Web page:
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Design of flexible structures in 3D printing – licentiate presentation

3D printing, or additive manufacturing as it is also called, is a useful alternative to traditional manufacturing methods. However, the unique benefits also come with limitations and difficulties. Some of the challenges are related to printing orientation and geometry deviations, which is of great importance in order to be able to take full advantage of additive manufacturing.

– Published 29 January 2024

Fingers holding a 3D printed product. Photo.

While much of the development so far has focused on stiffness, flexibility is a less explored area. Flexible structures are often used, for example, in robotics for movement, orthotics in healthcare, and shock-absorbing cranial helmets. One type of flexible structure is lattice structure which helps to make the printed parts lighter and stronger and allow us to tune mechanical properties as desired. However, even though we have knowledge about the lattice structure itself, there are still knowledge gaps linked to the interplay between the design of lattice structures and design for additive manufacturing (DfAM).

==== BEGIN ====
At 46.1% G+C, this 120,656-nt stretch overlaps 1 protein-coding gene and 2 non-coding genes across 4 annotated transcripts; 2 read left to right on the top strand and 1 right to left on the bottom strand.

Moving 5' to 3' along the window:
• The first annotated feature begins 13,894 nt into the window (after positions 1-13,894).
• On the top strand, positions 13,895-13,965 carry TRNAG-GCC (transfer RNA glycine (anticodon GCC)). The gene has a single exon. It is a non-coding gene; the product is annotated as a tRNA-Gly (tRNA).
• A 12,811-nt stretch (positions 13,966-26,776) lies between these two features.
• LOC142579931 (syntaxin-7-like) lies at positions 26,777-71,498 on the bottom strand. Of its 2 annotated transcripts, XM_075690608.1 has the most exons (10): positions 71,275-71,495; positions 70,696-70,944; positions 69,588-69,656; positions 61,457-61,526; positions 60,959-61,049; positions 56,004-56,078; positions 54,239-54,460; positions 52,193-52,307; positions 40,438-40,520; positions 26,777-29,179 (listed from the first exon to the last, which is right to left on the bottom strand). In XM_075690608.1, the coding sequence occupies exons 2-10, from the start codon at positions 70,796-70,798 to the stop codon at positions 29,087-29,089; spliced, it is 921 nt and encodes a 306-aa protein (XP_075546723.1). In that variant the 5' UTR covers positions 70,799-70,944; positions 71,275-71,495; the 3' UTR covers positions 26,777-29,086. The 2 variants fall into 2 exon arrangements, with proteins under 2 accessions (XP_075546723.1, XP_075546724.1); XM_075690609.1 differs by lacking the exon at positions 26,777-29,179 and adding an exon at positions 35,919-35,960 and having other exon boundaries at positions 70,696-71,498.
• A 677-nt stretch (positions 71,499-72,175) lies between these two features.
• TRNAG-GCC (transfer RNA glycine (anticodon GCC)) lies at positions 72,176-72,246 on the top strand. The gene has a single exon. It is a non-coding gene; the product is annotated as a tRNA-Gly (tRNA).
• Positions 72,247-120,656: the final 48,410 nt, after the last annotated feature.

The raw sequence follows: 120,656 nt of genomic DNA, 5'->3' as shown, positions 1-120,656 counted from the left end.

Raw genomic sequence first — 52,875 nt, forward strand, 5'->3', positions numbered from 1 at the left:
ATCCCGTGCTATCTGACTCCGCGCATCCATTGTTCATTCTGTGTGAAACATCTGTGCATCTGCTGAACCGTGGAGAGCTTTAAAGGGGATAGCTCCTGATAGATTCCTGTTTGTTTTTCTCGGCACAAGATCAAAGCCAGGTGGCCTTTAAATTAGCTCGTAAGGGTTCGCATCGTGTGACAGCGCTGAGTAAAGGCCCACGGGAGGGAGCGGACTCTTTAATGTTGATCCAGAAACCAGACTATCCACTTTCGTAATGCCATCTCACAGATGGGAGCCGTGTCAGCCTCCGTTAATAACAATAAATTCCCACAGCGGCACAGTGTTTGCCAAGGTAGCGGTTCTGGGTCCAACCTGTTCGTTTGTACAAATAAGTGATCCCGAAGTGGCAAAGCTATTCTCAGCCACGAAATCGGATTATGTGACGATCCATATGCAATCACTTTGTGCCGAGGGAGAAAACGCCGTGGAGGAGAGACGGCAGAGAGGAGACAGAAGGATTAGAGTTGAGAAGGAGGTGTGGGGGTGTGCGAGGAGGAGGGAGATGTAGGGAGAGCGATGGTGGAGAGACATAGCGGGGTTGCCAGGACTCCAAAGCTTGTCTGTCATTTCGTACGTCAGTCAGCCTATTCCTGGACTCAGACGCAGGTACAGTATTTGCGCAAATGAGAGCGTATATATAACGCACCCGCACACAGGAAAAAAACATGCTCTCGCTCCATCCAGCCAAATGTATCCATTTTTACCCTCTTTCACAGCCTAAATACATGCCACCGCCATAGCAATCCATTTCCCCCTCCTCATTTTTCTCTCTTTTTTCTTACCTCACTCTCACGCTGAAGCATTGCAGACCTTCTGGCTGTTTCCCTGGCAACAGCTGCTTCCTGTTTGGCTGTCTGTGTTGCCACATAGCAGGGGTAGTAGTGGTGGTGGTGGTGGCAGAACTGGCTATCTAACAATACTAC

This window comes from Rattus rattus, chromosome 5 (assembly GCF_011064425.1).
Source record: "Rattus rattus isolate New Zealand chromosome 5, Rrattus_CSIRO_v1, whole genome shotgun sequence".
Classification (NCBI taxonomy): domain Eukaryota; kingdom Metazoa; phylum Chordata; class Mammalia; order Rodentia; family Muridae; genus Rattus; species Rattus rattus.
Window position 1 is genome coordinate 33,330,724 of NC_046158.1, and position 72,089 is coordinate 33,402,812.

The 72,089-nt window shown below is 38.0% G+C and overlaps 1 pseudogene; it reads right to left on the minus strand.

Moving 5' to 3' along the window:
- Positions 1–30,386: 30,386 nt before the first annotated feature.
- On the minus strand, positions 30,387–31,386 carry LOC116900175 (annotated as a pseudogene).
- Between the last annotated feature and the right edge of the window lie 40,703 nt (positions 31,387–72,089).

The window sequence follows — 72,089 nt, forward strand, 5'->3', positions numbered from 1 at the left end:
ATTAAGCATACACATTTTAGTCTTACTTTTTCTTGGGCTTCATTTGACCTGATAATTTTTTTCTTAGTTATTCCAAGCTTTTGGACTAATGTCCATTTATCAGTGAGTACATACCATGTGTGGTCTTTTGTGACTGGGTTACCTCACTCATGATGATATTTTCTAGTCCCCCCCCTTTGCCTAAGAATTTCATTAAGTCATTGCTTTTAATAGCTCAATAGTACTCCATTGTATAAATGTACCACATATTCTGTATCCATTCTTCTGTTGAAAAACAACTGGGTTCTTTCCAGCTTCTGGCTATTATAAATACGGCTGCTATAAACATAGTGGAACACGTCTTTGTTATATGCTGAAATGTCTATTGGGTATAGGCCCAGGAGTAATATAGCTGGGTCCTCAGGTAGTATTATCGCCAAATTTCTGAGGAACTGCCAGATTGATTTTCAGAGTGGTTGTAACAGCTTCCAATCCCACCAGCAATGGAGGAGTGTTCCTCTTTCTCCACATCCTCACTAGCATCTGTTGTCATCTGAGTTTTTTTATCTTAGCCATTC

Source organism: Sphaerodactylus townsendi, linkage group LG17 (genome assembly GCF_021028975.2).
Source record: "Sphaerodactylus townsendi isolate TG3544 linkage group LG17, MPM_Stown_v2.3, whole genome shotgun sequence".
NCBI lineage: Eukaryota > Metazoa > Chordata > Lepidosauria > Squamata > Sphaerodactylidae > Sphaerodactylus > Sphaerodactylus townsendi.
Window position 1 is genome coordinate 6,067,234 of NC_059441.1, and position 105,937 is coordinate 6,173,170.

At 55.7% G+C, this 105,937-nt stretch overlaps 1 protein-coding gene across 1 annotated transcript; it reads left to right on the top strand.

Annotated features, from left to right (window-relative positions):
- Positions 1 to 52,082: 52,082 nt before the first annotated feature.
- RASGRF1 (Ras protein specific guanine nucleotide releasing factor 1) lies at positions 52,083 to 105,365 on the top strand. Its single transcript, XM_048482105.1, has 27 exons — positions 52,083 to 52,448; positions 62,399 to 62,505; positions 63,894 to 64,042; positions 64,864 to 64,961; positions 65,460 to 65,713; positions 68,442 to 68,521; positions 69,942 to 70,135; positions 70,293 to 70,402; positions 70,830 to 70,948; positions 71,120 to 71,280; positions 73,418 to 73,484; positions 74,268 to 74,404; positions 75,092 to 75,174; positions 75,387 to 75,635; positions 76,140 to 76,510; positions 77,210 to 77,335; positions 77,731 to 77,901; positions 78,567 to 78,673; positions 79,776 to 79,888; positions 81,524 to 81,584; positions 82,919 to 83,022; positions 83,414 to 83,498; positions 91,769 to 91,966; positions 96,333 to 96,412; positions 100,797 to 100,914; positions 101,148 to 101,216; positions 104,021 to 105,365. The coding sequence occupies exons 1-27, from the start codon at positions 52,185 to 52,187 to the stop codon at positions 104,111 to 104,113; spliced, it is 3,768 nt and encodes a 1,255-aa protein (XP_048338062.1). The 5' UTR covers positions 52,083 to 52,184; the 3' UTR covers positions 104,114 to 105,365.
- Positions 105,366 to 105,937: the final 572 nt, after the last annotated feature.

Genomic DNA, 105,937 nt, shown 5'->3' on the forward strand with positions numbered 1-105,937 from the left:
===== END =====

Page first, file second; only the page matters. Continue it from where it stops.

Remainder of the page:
Satabdee Dash, who is a doctoral student in Innovation at the Faculty of Engineering, wants to use her research to increase knowledge about how to design flexible lattice structures tailored for 3D printing.

Welcome to the presentation of Satabdee Dash's licentiate thesis Design of flexible lattice structures: a design for additive manufacturing perspective.

1 February at 10.15 at IKDC, Sölvegatan 26 in Lund, room 304, or on Zoom:

Opponent is Massimo Panarotto, Senior Researcher in Product Development and Industrial and Materials Science at Chalmers University of Technology.

Satabdee Dash. Photo.

Do you want to know more about the research?

Contact Satabdee Dash:
Satabdee Dash — Lund University

Download the licentiate thesis from Lund University research portal:
Design of flexible lattice structures: a design for additive manufacturing perspective — Lund University